# Theories of Exponential and Logarithmic Functions: Part 3

In this concluding post on the theories of exponential and logarithmic functions we will present the most intuitive and obvious approach to define the expression $a^{b}$ directly without going to the number $e$ and the function $\log x$. This approach stems from the fact that an irrational number can be approximated by rational numbers and we can find as good approximations as we want. The idea is that if $b$ is irrational and $a > 0$ then we have many rational approximations $b', b'', \ldots$ to $b$ and the numbers $a^{b'}, a^{b''}, \ldots$ would be the approximations to the number $a^{b}$ being defined. Inherent in such a procedure is the belief that we can find as good approximations to $a^{b}$ as we want by choosing sufficiently good rational approximations to $b$. Thus we can see that the numbers $$2^{1}, 2^{1.4}, 2^{1.41}, 2^{1.414}, 2^{1.4142}, \ldots$$ are approximations to the number $2^{\sqrt{2}}$.

### Intuitive Definition of $a^{b}$

In order to make the definition described in previous paragraph more precise we start with the assumption that $a > 0$ and $b$ is any real number. If $\{b_{n}\}$ is a sequence of rational numbers such that $\lim_{n \to \infty}b_{n} = b$ then we define $$a^{b} = \lim_{n \to \infty}a^{b_{n}}\tag{1}$$ While this seems to be the most obvious approach to the theory of exponential and logarithmic functions it has two stumbling blocks:
• We need to show that the limit in definition $(1)$ exists
• If there are two sequences $\{b_{n}\}, \{c_{n}\}$ both tending to $b$ then we must show that $\lim_{n \to \infty}a^{b_{n}} = \lim_{n \to \infty}a^{c_{n}}$
Both these statements are obvious if $a = 1$. In the further development of the theory we can assume that $a > 1$ and the case $0 < a < 1$ can be treated by noting that $a^{b} = 1/(1/a)^{b}$ where $b$ is rational and $(1/a) > 1$.

We first show that there is a sequence $b_{n}$ tending to $b$ such that $\lim_{n \to \infty}a^{b_{n}}$ exists. Clearly we can choose any monotonically increasing sequence $b_{n}$ which tends to $b$. By any theory of real numbers (Dedekind cuts or Cantor's constructions of reals via Cauchy sequences of rationals) it is possible to find such a sequence $b_{n}$ of rationals. In practice we may choose $b_{n}$ to consist of decimal approximations to $b$ adding each extra digit for each term of the sequence. Note that such a sequence $b_{n}$ is bounded above (because it is increasing and reaches a limit $b$). This means that there is a rational number $B$ such that $b_{n} \leq B$ for all $n$. Now we can see that the sequence $x_{n} = a^{b_{n}}$ is increasing (because $b_{n}$ is increasing and $a > 1$) and at the same time it is bounded above by $a^{B}$. It follows that $x_{n}$ tends to a positive limit.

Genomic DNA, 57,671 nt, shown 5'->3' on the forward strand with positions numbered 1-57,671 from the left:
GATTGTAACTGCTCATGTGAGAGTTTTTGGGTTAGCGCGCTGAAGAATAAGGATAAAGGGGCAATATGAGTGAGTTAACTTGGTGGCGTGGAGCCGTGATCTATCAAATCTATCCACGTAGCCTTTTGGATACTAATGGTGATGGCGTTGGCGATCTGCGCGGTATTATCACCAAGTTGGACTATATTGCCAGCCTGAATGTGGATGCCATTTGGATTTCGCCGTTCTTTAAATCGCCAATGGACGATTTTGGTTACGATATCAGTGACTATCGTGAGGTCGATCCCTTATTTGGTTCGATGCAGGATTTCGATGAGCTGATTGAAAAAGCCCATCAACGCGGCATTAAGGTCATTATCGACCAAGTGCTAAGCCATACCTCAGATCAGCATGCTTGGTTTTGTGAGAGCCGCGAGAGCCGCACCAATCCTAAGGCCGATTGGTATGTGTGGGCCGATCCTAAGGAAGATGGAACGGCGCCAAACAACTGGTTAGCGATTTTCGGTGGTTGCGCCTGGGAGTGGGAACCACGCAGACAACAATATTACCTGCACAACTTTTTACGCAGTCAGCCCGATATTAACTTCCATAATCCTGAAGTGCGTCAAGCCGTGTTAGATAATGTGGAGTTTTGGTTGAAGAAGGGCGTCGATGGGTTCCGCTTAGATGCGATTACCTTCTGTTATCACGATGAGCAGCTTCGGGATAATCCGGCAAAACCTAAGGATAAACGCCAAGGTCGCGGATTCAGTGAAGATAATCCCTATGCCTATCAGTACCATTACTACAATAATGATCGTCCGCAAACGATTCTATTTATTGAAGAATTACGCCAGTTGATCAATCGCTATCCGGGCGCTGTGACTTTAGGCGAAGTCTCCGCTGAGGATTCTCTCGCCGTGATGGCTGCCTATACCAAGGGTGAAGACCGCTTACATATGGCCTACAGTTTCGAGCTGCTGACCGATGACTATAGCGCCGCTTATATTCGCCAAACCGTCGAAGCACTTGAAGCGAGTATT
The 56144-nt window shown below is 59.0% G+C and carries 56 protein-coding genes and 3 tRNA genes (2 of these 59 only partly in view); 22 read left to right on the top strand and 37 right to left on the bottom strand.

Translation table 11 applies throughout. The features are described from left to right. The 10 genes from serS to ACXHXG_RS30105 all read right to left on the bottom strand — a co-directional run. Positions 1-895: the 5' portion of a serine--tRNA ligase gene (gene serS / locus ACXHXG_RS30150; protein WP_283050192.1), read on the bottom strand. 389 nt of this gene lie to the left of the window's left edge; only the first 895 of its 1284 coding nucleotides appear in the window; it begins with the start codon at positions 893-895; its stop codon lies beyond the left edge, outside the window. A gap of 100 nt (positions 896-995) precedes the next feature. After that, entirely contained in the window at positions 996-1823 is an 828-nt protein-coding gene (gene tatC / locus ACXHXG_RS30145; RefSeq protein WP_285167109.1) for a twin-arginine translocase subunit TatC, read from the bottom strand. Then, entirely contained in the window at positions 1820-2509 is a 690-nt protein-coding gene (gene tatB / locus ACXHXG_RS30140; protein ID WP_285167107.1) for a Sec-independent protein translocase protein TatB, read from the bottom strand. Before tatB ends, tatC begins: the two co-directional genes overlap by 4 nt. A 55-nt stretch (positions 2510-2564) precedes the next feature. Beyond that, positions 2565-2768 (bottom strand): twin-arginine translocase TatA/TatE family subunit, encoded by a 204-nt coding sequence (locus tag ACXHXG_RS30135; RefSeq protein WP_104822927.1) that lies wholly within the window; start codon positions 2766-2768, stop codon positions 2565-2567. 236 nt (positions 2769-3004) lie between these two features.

Next we show that if there are two sequences $b_{n}, c_{n}$ of rationals each tending to $b$ then $\lim_{n \to \infty}a^{b_{n}} = \lim_{n \to \infty}a^{c_{n}}$. Clearly if we put $d_{n} = b_{n} - c_{n}$ then $d_{n}$ is a sequence of rationals tending to $0$. We will first show that $a^{d_{n}} \to 1$ as $n \to \infty$. Let $\epsilon > 0$ be an arbitrary number. We know from previous post that $a^{1/n} \to 1$ and $a^{-1/n} \to 1$ as $n \to \infty$ hence there is an integer $m$ such that $$|a^{-1/n} - 1| < \epsilon,\,\, |a^{1/n} - 1| < \epsilon\tag{2}$$ whenever $n \geq m$. Since $d_{n} \to 0$ it follows that there is a positive integer $N$ such that $|d_{n}| < 1/m$ for all $n \geq N$. This means that $$a^{-1/m} < a^{d_{n}} < a^{1/m}\tag{3}$$ for all $n \geq N$. From equations $(2)$ and $(3)$ we can see that $$|a^{d_{n}} - 1| < \epsilon$$ whenever $n \geq N$. It follows that $a^{d_{n}} \to 1$ as $n \to \infty$. Now we can see that $$\lim_{n \to \infty}a^{b_{n}} = \lim_{n \to \infty}a^{d_{n} + c_{n}} = \lim_{n \to \infty}a^{d_{n}}\lim_{n \to \infty}a^{c_{n}} = \lim_{n \to \infty}a^{c_{n}}$$ Thus both the stumbling blocks in definition $(1)$ are taken care of and we can proceed further.

We next prove that if $b > 0$ then $a^{b} > 1$. Since $b > 0$ there must be an increasing sequence $b_{n}$ of positive rationals tending to $b$.  Clearly we have $$b_{n} > b_{1} > 0$$ for all $n > 1$ and hence it follows that $$a^{b_{n}} > a^{b_{1}} > 1$$ for all $n > 1$. Taking limits as $n \to \infty$ we see that $a^{b} \geq a^{b_{1}} > 1$.

We are now in a position to study the function $f(x) = a^{x}$. As before we will only need to consider the case $a > 1$ and reader can state and prove results for the case $0 < a < 1$ himself. First we see that the law of exponents is valid i.e. $$a^{x}a^{y} = a^{x + y}\tag{4}$$ for all $x, y$. Clearly let $x_{n}, y_{n}$ be sequences of rationals tending to $x, y$ so that $(x_{n} + y_{n}) \to (x + y)$. Then we have $a^{x_{n}}a^{y_{n}} = a^{x_{n} + y_{n}}$ and taking limits when $n \to \infty$ we are done. In similar fashion we can prove usual laws of exponents.

We next show that $f(x)$ is strictly increasing for all $x$. Let $x > y$ so that $x - y > 0$ and then $a^{x - y} > 1$. Multiplying by $a^{y} > 0$ on both sides we get $a^{x - y}a^{y} > a^{y}$ i.e. $a^{x} > a^{y}$. From this point it is easy to establish most of the common inequalities regarding exponents and we will not go into details. In particular the inequalities related to $\alpha, \beta, r, s$ in the last post all hold true for all positive real numbers $r, s$. However there is a caveat. The inequalities may become weak if we try to construct sequences of positive rationals tending to $r, s$ and then letting $n \to \infty$. But we don't really need the strict versions of those inequalities.